Every spring, every Major League team names an Opening Day starting pitcher. By definition, he has been judged to be the best on his staff. It's an honor that is greeted with fanfare in the present and used as a reference point in the future.
Still, there are no guarantees in baseball. And what has happened since to the 30 starters who were chosen for that ceremonial yet significant role is a handy reminder of that reality.
Opening Day starters at the break
|Jon Lester||Red Sox||8-6||4.58|
|David Price *||Rays||3-5||3.94|
|R.A. Dickey||Blue Jays||8-10||4.69|
|Vance Worley **||Twins||1-5||7.21|
|Chris Sale||White Sox||6-8||2.85|
|Matt Harrison *||Rangers||0-2||8.44|
|Jered Weaver *||Angels||3-5||3.63|
|Brett Anderson *||Athletics||1-4||6.21|
|Ricky Nolasco ***||Marlins||5-8||3.85|
|Jonathon Niese *||Mets||3-6||4.32|
|Johnny Cueto *||Reds||4-2||3.33|
Twenty had losing records at the All-Star break. Wait, we understand that wins and losses are an imperfect measuring stick of a starter's performance, since a pitcher's record relies so heavily on run support and help from the bullpen. Look at the Nationals' Stephen Strasburg. He was 5-7 despite a 2.99 ERA.
How about this, then? Nine of the 15 NL pitchers had an ERA higher than the 3.77 league average. And six on the AL side were above their league's 4.08 mark.
The news isn't all bad, of course. A half-dozen Opening Day starters made the All-Star team, and seven ranked in the Top 30 in overall ERA. Clayton Kershaw of the Dodgers, a check mark in both categories, led the way with a spectacular 1.98 ERA. Justin Verlander, Justin Masterson, Felix Hernandez, Chris Sale, Adam Wainwright. Take a bow.
On the other hand, Edinson Volquez of the Padres ranked 91st of 92 qualifying pitchers, with a 5.74 ERA.
That list doesn't include pitchers who don't have enough innings to be eligible for the rankings. The Twins, for example, had high hopes for right-hander Vance Worley when they got him from the Phillies last offseason. Later, they announced he'd start the opener.
"He's got the makeup for a No. 1, for sure," catcher Joe Mauer said at the time. "He's a pretty cool customer out there. From what I've seen, it doesn't look like much rattles him. But I think that comes more from his preparation, how hard he works."
The Vanimal was 1-5 with a 7.21 ERA when he was optioned to Triple-A Rochester on May 23.
"He has to pitch better than that," manager Ron Gardenhire said, explaining the decision to send Worley to the Red Wings. "He needs to get the ball down and start making quality pitches. Every time he makes a bad pitch, they make him pay for it."
Or consider left-hander Cole Hamels. He's considered such a big part of the Phils' future that he was locked up with a $144 million contract extension last season before he could become a free agent. With Roy Halladay -- his 10th consecutive Opening Day start last year tied him with Hall of Famers Walter Johnson and Steve Carlton for the fourth-longest streak in MLB history -- coming off an injury-riddled season, Hamels was the obvious choice to get the ball when the regular season started.
At the end of June, Hamels was 2-11 with a 4.58 ERA. Some of that could be attributed to offensive woes. Part could be attributed to bad breaks. But a lot of it was that Hamels wasn't making consistently good pitches.
"He's totally healthy," manager Charlie Manuel noted. "There's definitely nothing wrong with him. His velocity is there."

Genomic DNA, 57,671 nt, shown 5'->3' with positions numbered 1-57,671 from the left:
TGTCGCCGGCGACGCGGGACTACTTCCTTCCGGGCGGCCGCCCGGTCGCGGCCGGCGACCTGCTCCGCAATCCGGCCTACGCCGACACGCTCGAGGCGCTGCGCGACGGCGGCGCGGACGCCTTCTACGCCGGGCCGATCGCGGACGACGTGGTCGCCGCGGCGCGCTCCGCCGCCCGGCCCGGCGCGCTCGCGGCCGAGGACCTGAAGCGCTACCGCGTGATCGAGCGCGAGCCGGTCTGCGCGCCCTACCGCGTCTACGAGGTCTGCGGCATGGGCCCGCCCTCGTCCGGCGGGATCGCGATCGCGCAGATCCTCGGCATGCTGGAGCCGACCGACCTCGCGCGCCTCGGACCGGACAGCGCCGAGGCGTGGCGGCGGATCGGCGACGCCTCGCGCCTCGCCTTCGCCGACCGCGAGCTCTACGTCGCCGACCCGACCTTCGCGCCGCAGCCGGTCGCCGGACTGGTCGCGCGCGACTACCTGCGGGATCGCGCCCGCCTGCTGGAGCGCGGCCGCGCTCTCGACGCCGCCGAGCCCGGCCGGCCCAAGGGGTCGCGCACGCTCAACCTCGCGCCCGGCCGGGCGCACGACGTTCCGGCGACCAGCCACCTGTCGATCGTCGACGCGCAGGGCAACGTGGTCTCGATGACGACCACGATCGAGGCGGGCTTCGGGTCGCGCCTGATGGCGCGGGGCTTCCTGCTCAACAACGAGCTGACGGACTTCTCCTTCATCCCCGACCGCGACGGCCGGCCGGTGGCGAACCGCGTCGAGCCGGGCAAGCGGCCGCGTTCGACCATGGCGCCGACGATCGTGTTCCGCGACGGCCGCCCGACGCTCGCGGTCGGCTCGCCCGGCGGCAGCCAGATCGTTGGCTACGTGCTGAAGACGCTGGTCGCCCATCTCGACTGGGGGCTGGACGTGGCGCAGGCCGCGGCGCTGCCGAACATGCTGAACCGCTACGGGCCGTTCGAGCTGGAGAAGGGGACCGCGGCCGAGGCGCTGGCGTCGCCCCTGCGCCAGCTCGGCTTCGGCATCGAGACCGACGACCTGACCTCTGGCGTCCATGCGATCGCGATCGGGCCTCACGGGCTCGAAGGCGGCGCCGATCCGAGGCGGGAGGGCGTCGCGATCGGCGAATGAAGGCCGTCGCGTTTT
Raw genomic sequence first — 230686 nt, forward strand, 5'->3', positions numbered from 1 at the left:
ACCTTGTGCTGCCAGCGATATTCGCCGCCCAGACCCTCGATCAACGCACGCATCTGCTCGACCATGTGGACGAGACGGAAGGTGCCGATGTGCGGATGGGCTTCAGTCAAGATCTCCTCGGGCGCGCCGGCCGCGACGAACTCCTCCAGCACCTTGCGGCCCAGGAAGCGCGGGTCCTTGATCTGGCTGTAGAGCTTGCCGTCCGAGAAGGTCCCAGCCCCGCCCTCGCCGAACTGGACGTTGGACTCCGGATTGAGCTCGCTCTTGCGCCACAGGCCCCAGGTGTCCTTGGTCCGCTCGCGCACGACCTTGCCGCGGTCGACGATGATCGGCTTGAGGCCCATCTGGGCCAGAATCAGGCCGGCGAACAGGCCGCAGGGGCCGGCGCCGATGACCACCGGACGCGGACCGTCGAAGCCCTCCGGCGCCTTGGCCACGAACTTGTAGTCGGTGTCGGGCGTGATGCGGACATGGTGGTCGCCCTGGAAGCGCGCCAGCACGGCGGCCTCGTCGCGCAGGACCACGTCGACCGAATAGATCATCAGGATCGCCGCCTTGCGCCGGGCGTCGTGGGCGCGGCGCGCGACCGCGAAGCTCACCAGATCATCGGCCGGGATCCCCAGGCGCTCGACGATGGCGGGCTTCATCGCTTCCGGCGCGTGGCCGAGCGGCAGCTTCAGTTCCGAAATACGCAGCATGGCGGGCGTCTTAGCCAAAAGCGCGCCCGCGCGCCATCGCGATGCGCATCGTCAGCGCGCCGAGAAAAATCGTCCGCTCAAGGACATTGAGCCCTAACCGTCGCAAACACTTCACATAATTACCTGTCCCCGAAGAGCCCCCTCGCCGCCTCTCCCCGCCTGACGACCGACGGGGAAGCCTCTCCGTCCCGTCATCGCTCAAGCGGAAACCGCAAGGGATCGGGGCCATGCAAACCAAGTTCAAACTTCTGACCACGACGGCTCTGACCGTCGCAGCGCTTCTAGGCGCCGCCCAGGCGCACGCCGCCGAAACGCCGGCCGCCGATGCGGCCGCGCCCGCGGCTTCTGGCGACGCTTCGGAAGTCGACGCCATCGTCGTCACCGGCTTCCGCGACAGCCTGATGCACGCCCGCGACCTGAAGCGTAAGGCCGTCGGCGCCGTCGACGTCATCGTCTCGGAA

It got to the point where pitching coach Rich Dubee gave Hamels an extra two days between starts as a "mental break." And it seemed to help. Hamels was sharp in his final three outings before the break.
Matt Cain has been one of baseball's best over the last few years. In 2012, his 2.79 ERA was fourth lowest in the league. He threw a perfect game.
This year, Cain has struggled with location. Henry Schulman of the San Francisco Chronicle noted that Cain has pitched with bone chips or spurs before and asked Giants manager Bruce Bochy if he's doing the same now.
"I'm sure he does. But it hasn't affected him as far as I know. He's fine," the manager replied.
Even when Ricky Nolasco got the Opening Day assignment for the Marlins, who are in the midst of an extreme roster makeover, there was rampant speculation that he'd be gone before the Trade Deadline. Sure enough, he was sent to the Dodgers for three prospects on July 7. The Fish had already decided that they wouldn't spend what it would take to keep Nolasco when he became a free agent at the end of the season.
"Part of where we're at as the Marlins right now -- with our young pitching, our young team, where we are in the standings -- it just made sense for Ricky to move on," explained Miami president of baseball operations Larry Beinfest when the deal was announced. "We have a stable of young pitchers here that we're going to carry forward with. Ricky was not part of the plan. I don't say that disrespectfully at all. It was just part of the business."
Injuries are part of baseball. But Rangers left-hander Matt Harrison made only one more start after his Opening Day assignment. He's since undergone two surgeries to repair herniated discs in his back. The Royals' James Shields, Jonathon Niese of the Mets, Cincinnati's Johnny Cueto, Jered Weaver of the Angels and Oakland's Brett Anderson have also missed turns due to injury.
Which goes to prove once again that anything can happen in baseball. Even to pitchers who start on Opening Day.
Paul Hagen is a reporter for MLB.com. This story was not subject to the approval of Major League Baseball or its clubs.